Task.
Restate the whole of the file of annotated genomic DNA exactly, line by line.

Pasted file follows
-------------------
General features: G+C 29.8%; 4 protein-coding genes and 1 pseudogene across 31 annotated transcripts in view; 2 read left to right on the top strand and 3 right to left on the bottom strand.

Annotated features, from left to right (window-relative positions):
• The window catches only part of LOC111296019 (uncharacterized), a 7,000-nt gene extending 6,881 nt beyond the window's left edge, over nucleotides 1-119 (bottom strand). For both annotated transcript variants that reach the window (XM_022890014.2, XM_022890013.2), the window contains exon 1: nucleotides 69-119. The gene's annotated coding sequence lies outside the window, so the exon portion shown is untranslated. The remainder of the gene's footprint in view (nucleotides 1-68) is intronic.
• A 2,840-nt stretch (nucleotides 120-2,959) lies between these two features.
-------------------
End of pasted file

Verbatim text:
General features: G+C 29.8%; 4 protein-coding genes and 1 pseudogene across 31 annotated transcripts in view; 2 read left to right on the top strand and 3 right to left on the bottom strand.

Annotated features, from left to right (window-relative positions):
• The window catches only part of LOC111296019 (uncharacterized), a 7,000-nt gene extending 6,881 nt beyond the window's left edge, over nucleotides 1-119 (bottom strand). For both annotated transcript variants that reach the window (XM_022890014.2, XM_022890013.2), the window contains exon 1: nucleotides 69-119. The gene's annotated coding sequence lies outside the window, so the exon portion shown is untranslated. The remainder of the gene's footprint in view (nucleotides 1-68) is intronic.
• A 2,840-nt stretch (nucleotides 120-2,959) lies between these two features.